Friday , April 19 2024
Booth’s writing style is effectively journalistic spiced with irony.

Book Review: ‘The Almost Nearly Perfect People: Behind The Myth of The Scandinavian Utopia’ by Michael Booth

With his tongue never too far from his cheek, British journalist Michael Booth takes an ironic scalpel to what seems to be the modern obsession with the so-called perfection of life in the five Northern European countries in his The Almost Nearly Perfect People: Behind The Myth of The Scandinavian Utopia. Living in Denmark and married to a Dane, he is in a position to examine the region with some firsthand knowledge and at least a modicum of objectivity (as much as peace in the family will allow). And while there may be some objection to the whole idea of stereotyping people by nationalities, when done so amusingly and with a touch of self-deprecation, it is perhaps forgivable.

First of all for the sake of clarity, as Booth points out quickly, the use of Scandinavian in the book’s subtitle is a misnomer. The book discusses not only the three Scandinavian countries, Denmark, Norway, and Sweden, but Iceland and Finland as well. Nordic might be the more appropriate term. But since, the reader is getting more for his money—two fifths more, who would complain.

After a short introduction, the book is divided into five sections, one for each of the countries. He looks at a variety of subjects from manners and mores to politics and culture, emphasizing is own experiences in the country and his interviews with locals in contrast to what he sees as the current overestimate of the joys of life in the country. He looks at the oddities of behavior; he looks at major problems. He can talk about the supposed feminization of men in Sweden symbolized by hairnets for Swedish soldiers, and he can talk about the lack of free choices in what he calls a “benign totalitarianism.” He can talk about the Icelander’s belief in elves, and he can talk about their banking crisis.Booth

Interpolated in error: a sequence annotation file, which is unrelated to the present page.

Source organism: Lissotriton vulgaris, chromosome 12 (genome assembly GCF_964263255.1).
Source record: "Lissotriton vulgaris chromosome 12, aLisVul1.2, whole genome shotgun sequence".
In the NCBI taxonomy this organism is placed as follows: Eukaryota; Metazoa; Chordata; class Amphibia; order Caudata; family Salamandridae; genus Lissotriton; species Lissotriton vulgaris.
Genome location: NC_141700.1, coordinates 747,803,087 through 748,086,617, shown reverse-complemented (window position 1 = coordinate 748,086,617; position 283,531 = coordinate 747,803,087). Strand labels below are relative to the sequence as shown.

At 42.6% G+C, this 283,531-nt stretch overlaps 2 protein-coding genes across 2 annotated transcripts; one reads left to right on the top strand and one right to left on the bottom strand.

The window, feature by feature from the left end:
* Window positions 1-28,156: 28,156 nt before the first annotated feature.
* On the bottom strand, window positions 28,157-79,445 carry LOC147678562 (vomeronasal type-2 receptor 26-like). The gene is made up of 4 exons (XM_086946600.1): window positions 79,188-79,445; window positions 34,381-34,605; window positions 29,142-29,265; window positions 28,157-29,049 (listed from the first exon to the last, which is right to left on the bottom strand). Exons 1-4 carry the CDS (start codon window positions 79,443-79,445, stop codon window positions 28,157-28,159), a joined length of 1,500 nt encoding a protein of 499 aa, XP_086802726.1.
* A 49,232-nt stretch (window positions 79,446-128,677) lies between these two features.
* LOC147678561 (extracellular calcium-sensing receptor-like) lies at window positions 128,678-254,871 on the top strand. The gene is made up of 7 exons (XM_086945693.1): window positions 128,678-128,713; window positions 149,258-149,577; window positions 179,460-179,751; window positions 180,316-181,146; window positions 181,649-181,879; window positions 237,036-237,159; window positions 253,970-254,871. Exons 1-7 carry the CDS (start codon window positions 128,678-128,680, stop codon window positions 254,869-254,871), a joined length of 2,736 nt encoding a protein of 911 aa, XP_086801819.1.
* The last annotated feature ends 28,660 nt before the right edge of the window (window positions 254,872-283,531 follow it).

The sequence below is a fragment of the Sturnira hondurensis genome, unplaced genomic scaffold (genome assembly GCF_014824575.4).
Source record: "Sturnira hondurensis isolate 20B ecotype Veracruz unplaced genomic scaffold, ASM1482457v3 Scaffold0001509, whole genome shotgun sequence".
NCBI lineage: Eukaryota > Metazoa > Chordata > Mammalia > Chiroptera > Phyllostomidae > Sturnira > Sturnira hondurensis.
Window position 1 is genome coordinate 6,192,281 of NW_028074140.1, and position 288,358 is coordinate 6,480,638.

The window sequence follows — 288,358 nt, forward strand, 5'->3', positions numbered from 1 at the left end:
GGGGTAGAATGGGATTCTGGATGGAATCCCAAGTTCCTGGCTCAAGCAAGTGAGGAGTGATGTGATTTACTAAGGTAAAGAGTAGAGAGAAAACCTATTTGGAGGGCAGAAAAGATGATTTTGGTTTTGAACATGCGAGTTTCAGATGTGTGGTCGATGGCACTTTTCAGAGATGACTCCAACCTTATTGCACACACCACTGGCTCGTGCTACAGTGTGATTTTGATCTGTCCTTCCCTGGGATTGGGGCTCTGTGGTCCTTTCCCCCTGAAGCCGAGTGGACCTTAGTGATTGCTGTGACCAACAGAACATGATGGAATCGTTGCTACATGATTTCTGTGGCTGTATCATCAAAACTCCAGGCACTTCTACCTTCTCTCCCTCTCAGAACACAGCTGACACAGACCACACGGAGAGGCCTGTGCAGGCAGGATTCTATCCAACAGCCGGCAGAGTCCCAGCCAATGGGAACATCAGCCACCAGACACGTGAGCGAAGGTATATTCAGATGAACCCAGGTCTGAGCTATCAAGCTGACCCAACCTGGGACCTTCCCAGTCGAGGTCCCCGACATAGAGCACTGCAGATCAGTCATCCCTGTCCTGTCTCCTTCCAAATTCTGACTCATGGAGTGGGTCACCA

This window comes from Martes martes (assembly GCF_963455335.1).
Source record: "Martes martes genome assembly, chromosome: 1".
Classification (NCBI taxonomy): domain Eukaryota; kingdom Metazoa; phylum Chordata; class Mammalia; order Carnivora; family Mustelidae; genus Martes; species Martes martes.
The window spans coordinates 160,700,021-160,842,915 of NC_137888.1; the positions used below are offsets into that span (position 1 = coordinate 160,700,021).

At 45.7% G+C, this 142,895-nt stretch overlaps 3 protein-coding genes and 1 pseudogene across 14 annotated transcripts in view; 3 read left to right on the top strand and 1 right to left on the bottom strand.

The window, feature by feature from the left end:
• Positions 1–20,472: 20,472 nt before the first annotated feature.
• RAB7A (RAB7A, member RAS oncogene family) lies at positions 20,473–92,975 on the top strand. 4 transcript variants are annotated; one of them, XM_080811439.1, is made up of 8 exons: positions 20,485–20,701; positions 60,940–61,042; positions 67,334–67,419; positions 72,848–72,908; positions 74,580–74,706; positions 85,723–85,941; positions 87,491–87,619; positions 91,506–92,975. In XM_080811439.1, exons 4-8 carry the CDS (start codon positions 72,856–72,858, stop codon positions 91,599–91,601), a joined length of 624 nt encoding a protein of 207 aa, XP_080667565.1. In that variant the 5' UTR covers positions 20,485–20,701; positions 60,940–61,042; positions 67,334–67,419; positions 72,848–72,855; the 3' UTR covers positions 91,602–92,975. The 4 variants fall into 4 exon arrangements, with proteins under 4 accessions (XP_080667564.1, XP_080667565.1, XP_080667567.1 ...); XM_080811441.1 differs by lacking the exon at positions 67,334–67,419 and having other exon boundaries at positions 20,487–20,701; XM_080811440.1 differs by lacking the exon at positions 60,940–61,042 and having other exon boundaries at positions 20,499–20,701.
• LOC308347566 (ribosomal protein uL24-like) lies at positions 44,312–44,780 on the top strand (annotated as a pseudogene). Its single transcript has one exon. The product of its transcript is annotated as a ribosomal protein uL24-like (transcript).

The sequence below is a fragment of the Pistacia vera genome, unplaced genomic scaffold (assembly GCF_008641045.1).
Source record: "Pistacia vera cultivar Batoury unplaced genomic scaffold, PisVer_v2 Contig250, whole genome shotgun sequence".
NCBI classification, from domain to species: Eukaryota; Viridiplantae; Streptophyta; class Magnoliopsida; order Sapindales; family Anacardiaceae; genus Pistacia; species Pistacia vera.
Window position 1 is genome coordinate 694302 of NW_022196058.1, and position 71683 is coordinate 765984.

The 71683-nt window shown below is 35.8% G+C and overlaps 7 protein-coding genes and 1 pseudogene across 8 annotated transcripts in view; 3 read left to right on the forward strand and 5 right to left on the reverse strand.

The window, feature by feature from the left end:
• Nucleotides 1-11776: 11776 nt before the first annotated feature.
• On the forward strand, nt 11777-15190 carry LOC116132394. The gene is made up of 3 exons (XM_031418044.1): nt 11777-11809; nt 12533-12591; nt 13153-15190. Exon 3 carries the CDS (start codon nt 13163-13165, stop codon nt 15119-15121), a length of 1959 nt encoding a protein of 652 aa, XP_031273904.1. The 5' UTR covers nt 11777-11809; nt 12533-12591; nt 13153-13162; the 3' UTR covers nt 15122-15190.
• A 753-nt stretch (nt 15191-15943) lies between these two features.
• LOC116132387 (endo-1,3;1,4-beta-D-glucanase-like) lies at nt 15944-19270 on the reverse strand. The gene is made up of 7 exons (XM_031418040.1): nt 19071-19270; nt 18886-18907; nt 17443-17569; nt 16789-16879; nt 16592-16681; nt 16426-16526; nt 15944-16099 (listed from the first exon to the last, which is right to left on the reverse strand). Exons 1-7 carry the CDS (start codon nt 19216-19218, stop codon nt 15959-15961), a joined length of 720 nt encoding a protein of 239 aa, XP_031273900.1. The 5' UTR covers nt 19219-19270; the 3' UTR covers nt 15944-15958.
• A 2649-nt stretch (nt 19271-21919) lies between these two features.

Some of the most memorable parts of the book are his narratives of personal experiences with  a particular country’s institutions: his visit to the oldest wood fired sauna in Helsinki, his swim in Iceland’s Blue Lagoon, his descriptions of the May 17th celebrations in Norway, or his attendance at the Wife-Carrying  World Championship. These kinds of narratives lighten the discussions of the more pressing issues like the immigration question and the welfare state giving the book a quite readable mixture of the serious and the curious.

Booth’s writing style is effectively journalistic spiced with irony. Iceland “finds itself sitting on the global naughty chair.” On a visit to Legoland, “towering over Lego Copenhagen, he has an “overwhelming urge to run amok like Godzilla.” In Iceland elves are blamed for sudden changes in weather; “how else,” he opines, would you explain sudden changes in weather on an Atlantic island?” The book is filled with these gems. Although I must admit that sometimes he latches on to a detail and keeps repeating it like a leitmotif: Norwegians on Swedes peeling their bananas, Danish mother’s leaving their babies in carriages outside cafes, Danes refusing to cross streets on the red even when there is no traffic in sight (just a few examples). After a while though this kind of repetition gets old, it is really a minor quibble with a truly interesting and enjoyable piece of writing.
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